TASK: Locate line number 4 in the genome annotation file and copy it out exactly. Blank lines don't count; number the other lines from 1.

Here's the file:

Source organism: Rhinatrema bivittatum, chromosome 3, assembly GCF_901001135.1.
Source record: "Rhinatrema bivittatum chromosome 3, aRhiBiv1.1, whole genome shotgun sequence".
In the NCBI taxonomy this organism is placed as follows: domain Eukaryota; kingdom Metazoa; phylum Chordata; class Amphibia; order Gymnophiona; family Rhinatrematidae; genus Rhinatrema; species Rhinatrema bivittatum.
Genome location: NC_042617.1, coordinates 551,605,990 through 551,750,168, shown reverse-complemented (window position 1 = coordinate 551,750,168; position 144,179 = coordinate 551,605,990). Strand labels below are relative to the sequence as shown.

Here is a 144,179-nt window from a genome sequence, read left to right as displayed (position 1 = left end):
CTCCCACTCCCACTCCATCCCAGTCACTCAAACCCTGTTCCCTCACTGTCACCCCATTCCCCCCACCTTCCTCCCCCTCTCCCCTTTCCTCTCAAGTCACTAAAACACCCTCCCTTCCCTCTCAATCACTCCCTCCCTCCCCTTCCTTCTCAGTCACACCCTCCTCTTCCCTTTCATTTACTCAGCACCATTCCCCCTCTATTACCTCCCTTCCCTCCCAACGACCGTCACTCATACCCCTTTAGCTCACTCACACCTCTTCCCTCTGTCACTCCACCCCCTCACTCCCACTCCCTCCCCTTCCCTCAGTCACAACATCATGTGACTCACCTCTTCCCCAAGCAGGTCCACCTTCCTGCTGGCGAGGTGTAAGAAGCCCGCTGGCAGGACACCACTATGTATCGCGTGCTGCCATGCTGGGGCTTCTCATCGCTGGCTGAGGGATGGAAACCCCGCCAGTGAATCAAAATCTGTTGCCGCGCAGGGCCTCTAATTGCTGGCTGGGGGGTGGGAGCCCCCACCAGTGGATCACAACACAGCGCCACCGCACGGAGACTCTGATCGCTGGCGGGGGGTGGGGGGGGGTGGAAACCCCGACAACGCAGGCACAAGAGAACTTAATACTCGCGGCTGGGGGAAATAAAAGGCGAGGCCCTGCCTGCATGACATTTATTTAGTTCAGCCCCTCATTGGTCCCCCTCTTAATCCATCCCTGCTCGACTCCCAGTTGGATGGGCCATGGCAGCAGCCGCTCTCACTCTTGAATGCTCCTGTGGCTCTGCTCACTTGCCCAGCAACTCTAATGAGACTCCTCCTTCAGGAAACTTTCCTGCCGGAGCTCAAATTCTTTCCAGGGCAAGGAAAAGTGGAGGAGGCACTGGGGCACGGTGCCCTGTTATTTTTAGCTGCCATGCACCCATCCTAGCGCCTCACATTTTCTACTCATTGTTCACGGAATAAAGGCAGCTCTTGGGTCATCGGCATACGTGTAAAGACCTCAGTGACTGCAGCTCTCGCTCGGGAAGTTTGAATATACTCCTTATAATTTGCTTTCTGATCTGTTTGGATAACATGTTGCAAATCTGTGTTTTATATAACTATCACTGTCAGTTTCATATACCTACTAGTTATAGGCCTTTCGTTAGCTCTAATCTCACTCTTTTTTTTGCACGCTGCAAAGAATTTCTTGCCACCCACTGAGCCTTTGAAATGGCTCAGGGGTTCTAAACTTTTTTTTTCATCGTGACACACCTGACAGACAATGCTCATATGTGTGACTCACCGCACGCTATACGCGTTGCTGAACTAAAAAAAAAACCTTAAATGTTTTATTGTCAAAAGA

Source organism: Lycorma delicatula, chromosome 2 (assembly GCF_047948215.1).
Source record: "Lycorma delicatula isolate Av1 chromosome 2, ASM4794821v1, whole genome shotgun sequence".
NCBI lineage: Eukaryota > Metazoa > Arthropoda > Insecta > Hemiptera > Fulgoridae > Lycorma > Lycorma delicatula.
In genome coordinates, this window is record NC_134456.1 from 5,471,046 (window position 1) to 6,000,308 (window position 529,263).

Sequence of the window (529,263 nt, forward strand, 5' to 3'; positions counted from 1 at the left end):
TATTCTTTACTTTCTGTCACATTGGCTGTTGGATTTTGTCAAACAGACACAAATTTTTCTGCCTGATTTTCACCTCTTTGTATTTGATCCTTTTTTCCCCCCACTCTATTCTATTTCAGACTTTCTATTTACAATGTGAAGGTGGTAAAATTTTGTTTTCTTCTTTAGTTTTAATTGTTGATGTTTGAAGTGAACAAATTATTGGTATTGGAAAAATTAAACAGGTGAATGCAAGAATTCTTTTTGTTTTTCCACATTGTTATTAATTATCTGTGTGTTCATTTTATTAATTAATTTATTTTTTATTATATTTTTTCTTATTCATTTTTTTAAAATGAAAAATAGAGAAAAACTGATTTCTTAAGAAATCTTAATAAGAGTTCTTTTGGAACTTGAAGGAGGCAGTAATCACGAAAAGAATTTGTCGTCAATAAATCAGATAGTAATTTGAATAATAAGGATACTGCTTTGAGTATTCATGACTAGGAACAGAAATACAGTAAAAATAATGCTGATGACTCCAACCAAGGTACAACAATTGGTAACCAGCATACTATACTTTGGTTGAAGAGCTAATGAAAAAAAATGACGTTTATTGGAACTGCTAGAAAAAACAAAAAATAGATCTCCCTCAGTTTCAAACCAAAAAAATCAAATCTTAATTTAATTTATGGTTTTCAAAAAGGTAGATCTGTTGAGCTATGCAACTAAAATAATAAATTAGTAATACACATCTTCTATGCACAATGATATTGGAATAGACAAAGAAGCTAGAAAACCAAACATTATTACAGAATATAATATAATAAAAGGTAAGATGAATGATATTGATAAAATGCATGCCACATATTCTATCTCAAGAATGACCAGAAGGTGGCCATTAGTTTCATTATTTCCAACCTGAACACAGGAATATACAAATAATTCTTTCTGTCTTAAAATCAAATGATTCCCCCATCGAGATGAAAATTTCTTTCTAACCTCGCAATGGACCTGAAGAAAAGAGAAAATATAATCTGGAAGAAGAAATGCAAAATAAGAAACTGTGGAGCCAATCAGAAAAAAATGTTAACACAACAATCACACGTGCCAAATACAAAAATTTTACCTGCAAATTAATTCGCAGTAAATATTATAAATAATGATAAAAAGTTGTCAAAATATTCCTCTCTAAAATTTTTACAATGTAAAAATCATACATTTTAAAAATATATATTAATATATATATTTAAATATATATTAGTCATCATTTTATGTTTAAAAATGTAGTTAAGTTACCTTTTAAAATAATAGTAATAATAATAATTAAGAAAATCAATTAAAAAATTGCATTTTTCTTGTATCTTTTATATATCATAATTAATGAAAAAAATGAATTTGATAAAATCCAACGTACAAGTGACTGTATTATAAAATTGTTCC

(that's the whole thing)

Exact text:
Genome location: NC_042617.1, coordinates 551,605,990 through 551,750,168, shown reverse-complemented (window position 1 = coordinate 551,750,168; position 144,179 = coordinate 551,605,990). Strand labels below are relative to the sequence as shown.